Turning away from what she calls Oscar Wilde’s “Dance of Death” and instead creating a “Dance of Life,” internationally acclaimed adaptor-director Yaël Farber has reinterpreted the biblical figure known as Salomé as an agent of revolution whose mysterious act—demanding the head of John the Baptist—changed the course of history. The world premiere of Salomé opens the Shakespeare Theatre Company’s 2015–2016 Mainstage Season and marks the Company’s entry in the Women’s Voices Theater Festival. The production runs October 6–November 8, 2015, at the Lansburgh Theatre (450 7th Street NW).
Using Wilde’s Salomé as the premise, Farber has radically adapted this narrative and included ancient Arabic, Hebraic and Babylonian texts, and crafted the production with a cast assembled from around the world. The result is an urgently relevant exploration of the woman’s voice in history, oppressed people’s power over their own bodies, and the explosive connections between religious and political uprising.
“I’m interested in telling a story that awakens the feminine narrative, that asks the questions: At what point do we own the possibility of political action? And why is feminine political agency so often written out?” says Farber, a multiple-award-winning director and playwright whose production of Mies Julie—a hard-hitting adaptation of Strindberg’s Miss Julie set in post-Apartheid South Africa—earned a Helen Hayes Award nomination for Outstanding Visiting Production after the Shakespeare Theatre Company (STC) presented it during the 2013–2014 Season. “I want to create the possibility that this woman, living under an occupying regime, came to a deep understanding of her selfhood, one that allowed her to drive forward a political agenda.”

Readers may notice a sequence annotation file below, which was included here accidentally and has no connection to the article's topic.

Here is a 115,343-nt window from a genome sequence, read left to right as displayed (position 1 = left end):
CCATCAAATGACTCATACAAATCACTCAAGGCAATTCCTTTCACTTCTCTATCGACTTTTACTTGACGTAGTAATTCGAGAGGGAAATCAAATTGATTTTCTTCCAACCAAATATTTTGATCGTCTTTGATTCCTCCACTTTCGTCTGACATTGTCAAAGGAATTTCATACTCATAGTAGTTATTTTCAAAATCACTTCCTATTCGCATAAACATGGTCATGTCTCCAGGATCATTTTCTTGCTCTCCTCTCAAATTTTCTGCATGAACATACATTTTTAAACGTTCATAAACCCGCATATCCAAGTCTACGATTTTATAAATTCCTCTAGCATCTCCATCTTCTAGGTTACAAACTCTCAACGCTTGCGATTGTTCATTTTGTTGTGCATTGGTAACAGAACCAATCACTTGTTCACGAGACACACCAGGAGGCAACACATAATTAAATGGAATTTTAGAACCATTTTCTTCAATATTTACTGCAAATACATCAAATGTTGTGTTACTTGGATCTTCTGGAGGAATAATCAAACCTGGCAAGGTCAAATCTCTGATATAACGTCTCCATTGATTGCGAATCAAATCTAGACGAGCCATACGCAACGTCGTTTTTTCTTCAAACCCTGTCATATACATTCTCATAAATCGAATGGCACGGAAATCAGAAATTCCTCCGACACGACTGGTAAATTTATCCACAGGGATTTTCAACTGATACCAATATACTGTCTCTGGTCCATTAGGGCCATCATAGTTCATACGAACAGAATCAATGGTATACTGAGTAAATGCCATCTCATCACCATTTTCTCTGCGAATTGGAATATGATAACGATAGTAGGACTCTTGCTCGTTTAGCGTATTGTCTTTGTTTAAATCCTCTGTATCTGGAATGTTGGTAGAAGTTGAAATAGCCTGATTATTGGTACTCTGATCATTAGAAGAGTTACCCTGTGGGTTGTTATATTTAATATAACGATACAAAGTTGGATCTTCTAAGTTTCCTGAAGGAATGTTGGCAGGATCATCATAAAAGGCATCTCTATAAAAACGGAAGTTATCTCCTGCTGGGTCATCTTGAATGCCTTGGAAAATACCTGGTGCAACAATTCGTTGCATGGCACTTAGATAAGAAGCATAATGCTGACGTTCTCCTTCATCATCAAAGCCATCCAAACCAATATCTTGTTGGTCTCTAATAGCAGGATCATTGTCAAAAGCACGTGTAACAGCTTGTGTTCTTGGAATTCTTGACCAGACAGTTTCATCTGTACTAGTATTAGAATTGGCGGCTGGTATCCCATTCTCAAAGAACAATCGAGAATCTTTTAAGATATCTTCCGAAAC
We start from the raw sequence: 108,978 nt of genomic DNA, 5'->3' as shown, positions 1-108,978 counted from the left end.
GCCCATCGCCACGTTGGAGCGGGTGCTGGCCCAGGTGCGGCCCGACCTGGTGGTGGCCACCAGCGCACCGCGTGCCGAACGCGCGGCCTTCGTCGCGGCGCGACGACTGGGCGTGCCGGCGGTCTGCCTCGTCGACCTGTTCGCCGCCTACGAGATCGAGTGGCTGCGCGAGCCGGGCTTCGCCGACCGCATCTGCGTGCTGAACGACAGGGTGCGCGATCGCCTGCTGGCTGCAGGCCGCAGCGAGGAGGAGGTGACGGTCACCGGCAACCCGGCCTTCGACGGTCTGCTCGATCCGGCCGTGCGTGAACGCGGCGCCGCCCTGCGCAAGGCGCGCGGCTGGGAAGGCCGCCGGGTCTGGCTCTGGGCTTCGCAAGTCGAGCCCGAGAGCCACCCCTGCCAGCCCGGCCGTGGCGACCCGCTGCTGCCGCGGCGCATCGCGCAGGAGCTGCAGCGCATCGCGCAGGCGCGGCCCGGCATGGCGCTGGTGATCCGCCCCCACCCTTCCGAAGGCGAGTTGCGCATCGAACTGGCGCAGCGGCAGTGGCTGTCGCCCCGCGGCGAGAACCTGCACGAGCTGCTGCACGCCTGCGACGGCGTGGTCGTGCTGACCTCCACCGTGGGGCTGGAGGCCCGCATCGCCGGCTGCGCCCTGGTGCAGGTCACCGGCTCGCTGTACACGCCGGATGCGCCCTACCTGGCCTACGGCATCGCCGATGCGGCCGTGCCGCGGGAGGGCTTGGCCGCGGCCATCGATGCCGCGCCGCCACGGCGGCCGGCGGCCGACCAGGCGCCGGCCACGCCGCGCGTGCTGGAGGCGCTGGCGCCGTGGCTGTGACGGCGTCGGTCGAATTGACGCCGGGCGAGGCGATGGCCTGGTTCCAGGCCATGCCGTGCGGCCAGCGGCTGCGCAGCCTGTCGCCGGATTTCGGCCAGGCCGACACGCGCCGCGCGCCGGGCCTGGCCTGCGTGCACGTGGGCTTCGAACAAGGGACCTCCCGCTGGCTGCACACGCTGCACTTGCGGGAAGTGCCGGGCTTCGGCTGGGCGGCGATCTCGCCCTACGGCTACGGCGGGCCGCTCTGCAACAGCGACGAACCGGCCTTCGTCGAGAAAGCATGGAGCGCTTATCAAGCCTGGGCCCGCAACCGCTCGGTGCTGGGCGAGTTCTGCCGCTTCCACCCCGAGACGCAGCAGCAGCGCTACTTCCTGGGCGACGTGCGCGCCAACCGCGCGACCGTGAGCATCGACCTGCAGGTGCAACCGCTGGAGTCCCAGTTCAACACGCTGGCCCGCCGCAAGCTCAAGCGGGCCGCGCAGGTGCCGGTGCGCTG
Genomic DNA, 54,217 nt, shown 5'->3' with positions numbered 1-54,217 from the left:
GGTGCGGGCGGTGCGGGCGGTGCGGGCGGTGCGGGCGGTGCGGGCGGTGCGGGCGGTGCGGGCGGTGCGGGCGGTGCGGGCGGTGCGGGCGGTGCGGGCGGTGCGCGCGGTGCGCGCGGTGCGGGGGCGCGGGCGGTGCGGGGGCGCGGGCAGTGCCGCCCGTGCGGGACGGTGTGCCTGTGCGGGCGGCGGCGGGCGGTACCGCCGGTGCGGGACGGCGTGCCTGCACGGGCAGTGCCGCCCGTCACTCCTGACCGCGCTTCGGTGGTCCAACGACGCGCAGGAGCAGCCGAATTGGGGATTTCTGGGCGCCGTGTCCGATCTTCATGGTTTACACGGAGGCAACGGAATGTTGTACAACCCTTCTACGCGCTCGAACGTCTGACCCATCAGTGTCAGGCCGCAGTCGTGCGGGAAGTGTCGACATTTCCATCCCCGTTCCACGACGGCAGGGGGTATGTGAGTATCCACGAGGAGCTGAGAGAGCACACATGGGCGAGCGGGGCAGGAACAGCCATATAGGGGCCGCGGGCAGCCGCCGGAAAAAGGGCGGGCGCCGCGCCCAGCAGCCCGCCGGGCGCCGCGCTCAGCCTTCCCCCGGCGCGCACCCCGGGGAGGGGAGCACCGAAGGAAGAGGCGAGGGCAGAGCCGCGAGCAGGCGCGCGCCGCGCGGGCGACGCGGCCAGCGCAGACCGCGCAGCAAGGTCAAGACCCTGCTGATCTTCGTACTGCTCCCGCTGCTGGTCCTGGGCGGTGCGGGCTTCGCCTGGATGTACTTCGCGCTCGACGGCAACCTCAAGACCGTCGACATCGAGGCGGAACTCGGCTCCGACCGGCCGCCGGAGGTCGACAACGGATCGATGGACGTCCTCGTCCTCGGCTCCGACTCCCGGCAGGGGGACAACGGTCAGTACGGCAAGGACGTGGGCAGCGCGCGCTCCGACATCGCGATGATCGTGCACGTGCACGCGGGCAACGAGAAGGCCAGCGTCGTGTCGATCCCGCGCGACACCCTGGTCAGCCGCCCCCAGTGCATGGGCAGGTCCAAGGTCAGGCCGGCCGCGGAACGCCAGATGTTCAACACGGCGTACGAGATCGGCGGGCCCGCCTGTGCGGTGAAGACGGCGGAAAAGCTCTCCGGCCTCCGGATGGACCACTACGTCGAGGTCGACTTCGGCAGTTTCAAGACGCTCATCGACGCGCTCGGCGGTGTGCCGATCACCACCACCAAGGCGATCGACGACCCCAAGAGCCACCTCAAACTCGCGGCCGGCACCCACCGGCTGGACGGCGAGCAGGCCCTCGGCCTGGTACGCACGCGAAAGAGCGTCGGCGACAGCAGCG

“After witnessing how audiences were riveted by Mies Julie, I knew that the Company had to find an opportunity for Yaël to create a production in Washington,” says STC Artistic Director Michael Kahn. “Salomé promises to be another powerful theatrical experience, and as one of the originating theatres of the Women’s Voices Theater Festival, we are exceptionally proud that both Yaël’s and Salomé’s voices are being heard on our stage at this time.”